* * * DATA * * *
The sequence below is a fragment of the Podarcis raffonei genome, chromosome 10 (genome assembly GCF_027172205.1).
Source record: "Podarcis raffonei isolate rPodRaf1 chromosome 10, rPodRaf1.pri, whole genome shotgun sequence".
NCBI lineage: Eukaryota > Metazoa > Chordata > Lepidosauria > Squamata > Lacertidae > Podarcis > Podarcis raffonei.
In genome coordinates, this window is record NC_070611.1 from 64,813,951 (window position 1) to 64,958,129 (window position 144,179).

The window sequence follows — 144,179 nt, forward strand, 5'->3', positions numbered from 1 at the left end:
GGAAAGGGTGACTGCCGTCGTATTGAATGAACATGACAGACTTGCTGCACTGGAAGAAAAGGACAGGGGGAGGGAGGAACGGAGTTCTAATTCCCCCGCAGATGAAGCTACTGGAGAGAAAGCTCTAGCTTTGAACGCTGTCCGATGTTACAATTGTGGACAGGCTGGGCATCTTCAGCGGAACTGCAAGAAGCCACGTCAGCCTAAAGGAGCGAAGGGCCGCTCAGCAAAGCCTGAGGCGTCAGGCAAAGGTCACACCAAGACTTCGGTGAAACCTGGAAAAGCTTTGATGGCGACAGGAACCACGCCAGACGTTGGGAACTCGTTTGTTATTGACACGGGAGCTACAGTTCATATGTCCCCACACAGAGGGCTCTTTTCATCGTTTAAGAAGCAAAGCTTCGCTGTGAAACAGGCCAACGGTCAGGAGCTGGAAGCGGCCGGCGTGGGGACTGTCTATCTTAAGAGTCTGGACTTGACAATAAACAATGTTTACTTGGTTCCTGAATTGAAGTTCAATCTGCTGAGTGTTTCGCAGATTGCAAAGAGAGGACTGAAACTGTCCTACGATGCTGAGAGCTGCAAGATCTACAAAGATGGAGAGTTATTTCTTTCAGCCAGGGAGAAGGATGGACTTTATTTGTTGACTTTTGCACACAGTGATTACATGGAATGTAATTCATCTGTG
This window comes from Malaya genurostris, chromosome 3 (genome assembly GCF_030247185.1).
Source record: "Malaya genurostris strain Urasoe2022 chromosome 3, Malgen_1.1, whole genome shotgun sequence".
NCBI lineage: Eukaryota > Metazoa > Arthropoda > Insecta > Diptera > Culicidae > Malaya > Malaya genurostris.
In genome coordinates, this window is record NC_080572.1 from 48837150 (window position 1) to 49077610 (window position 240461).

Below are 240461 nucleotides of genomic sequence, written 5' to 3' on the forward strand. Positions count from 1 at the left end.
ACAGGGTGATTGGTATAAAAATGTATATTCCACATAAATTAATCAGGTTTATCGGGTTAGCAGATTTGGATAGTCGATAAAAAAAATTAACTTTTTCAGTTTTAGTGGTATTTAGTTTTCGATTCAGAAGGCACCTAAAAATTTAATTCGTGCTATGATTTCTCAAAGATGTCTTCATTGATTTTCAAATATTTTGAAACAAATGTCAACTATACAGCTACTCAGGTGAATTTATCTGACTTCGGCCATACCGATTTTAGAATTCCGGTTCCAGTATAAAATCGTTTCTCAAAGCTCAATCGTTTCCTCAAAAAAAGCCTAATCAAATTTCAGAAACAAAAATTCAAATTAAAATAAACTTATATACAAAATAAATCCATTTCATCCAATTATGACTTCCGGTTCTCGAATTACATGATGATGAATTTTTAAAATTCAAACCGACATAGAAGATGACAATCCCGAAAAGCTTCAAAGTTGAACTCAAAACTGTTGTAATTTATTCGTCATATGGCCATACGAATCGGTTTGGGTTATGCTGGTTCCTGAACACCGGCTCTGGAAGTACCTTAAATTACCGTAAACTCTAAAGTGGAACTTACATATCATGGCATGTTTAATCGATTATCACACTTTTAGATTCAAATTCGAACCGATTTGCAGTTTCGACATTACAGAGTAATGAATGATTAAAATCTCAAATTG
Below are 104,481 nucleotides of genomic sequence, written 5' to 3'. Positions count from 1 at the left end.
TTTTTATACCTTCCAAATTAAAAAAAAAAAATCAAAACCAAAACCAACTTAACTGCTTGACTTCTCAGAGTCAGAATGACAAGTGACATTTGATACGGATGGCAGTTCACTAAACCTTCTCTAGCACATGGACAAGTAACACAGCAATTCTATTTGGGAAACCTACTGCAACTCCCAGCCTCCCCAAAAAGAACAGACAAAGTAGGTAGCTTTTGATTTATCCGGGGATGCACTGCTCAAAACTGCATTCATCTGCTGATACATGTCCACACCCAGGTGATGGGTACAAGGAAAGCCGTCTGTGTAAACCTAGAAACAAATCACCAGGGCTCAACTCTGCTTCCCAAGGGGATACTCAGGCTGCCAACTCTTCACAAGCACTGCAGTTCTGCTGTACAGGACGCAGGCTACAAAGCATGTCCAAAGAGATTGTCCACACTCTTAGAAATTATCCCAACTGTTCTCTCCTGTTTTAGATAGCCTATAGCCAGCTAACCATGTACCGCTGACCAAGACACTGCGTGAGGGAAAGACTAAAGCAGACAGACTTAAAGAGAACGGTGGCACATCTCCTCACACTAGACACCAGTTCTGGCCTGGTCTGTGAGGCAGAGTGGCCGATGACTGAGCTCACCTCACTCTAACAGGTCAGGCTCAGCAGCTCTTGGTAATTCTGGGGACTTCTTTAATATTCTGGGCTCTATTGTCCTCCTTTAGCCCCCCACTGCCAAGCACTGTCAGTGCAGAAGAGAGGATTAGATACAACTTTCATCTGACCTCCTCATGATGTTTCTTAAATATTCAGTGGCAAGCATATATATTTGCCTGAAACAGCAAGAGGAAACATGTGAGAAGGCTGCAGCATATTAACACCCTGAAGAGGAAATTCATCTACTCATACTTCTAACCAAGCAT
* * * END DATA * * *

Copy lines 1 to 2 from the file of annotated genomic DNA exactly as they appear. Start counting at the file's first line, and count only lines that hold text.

The sequence below is a fragment of the Podarcis raffonei genome, chromosome 10 (genome assembly GCF_027172205.1).
Source record: "Podarcis raffonei isolate rPodRaf1 chromosome 10, rPodRaf1.pri, whole genome shotgun sequence".